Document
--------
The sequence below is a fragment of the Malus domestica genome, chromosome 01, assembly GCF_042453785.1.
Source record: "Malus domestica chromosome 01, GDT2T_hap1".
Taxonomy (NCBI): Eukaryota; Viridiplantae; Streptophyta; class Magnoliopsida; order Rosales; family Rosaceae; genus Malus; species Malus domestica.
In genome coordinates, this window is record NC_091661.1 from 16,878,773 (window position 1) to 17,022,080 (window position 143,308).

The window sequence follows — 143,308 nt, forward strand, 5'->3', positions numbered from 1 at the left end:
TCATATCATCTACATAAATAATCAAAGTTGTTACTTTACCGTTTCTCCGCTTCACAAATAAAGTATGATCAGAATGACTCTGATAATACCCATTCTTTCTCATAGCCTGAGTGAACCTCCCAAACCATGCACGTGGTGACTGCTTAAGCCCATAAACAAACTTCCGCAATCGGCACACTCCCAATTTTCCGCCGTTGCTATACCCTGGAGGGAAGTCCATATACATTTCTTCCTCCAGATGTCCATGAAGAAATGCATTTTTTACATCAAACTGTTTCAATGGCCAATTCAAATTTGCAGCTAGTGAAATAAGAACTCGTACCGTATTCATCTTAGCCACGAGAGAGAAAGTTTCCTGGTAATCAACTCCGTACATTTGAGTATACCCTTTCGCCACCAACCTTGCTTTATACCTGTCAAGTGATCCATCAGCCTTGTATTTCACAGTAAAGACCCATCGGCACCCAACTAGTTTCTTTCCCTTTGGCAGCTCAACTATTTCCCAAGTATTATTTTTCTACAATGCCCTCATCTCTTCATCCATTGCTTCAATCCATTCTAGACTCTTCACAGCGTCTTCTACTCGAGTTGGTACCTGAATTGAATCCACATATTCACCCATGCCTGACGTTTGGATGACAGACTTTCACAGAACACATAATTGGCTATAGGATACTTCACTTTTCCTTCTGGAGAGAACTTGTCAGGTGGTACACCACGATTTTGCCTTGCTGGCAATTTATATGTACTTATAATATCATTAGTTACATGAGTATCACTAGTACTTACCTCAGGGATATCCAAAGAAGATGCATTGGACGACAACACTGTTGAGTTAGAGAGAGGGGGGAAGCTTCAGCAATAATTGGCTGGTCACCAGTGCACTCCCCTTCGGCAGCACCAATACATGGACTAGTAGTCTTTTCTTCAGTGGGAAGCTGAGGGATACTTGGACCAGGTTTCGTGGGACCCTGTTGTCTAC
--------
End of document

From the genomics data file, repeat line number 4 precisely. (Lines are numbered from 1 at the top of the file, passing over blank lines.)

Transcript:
In genome coordinates, this window is record NC_091661.1 from 16,878,773 (window position 1) to 17,022,080 (window position 143,308).